Each of the aspects we’re moving on to now – layout, followed by lighting and colour – are equally as important as the others, but layout is probably the one you’ll tackle first. Symmetry (or the deliberate lack of it) is a hot topic with us, and our co-founder John is back again in this article from a few years ago to share his philosophy on symmetry and asymmetry, and how it’s a big part of the Neptune look. On the same subject, we’re offering up a helpful example of how asymmetry works with this blog by picking apart what exactly it is that’s so pleasing about one of our bathroom set-ups.
Another fundamental approach to layout (we think) is looking at things from the centre of your room and building out from there – that way, you’ll avoid all your furniture being against the walls facing in on an empty space in the middle. Interior designer Lauren Gilberthorpe shares her advice on how to do that here with three example layouts.
Both those things are principles that you can apply to just about any room, but if you’re tackling the more specific problem of how to layout a small space, we’re offering a few tips that we’ve picked up over the years in this blog. We might be talking about how to choose furniture for your spatially-challenged room, but there are ideas here that’ll definitely apply at the layout stage, such as considering whether having lots of floorspace is really so important.
Last but not least, and getting more specific still, it’s living room layouts that we’re putting under the microscope in this piece. The ultimate multitasking room (often a place for reading, TV-watching, entertaining, playing and even home-working), we felt it deserved a blog all of its own, but there are certainly principles here that you could apply elsewhere in your home too.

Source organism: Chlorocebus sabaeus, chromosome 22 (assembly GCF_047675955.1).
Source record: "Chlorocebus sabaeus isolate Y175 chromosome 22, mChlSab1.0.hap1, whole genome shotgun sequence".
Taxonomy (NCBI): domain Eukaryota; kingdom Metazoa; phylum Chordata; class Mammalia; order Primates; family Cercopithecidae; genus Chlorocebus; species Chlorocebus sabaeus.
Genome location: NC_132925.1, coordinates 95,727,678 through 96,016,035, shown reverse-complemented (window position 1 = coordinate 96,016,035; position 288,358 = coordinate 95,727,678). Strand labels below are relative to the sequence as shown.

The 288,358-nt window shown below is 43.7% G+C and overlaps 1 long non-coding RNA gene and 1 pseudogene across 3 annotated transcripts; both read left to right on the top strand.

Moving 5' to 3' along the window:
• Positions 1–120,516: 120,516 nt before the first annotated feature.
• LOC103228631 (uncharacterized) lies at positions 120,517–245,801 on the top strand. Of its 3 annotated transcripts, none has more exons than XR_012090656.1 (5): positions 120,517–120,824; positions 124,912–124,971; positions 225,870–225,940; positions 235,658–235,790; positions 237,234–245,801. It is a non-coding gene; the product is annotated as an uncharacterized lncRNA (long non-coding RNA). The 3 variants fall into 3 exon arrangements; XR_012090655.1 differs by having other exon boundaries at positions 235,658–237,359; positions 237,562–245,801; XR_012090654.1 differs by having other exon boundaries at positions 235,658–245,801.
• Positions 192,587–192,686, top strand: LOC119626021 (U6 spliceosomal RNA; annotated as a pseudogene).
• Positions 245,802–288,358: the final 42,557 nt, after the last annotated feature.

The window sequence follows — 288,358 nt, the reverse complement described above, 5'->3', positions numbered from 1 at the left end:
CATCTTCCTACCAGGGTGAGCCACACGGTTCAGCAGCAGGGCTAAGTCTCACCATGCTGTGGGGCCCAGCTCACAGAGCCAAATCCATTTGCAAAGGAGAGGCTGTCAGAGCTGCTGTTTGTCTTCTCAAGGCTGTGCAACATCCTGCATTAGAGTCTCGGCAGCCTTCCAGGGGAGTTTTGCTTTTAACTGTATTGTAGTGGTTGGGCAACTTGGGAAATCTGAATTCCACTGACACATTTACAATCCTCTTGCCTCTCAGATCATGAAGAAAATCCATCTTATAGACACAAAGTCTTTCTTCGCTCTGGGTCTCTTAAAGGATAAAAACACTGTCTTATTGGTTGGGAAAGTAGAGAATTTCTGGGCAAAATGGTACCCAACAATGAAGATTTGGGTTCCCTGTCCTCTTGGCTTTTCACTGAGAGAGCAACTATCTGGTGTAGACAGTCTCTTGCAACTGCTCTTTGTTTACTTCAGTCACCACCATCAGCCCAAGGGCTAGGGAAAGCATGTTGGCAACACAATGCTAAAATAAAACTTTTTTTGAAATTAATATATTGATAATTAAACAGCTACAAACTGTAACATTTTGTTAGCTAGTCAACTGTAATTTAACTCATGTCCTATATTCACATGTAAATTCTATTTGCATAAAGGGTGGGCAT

- Symmetry: thoughts from our founder
- The secret of symmetry
- How to bring furniture into the middle of the room with Lauren Gilberthorpe
- Choosing furniture for a small space
- Design advice for living room layouts
No matter how well-decorated a room is, if the lighting’s not right, it can still feel uncomfortable to live in (especially here in northern Europe where our natural light levels aren’t always great). So when you’re rethinking your room’s lighting scheme, start with this article from interiors journalist Claudia Baillie, where she breaks down some of the things to consider by room, from where and how to use the different lighting types to essential advice on circuits and dimmers. Lighting a dining room? Designer Samantha Todhunter has gone into even more detail on that here.
That might be enough, but if you’re looking for something a bit more specific, we’ve got a handful more articles that dig deep into the subject of lighting. As deep as the lightbulbs themselves, in fact, which we’re talking about here, demystifying lightbulb lingo like lumens and the Kelvin scale, and comparing the merits of LED, CFL and halogen types. There’s also our guide to wall lights – the unsung heroes, we think, of the lighting world, and a style that’s not always considered. And, thinking specifically about those of us living in countries with long winter months, we’ve also shared some ideas on lighting for a cosy home at this time of year too.
- An expert’s eye on lighting
- Lighting your dining room: an interior designer’s tips
- A lightbulb moment: how to choose the right bulb for your room
- Wall lights and why they work
- Light therapy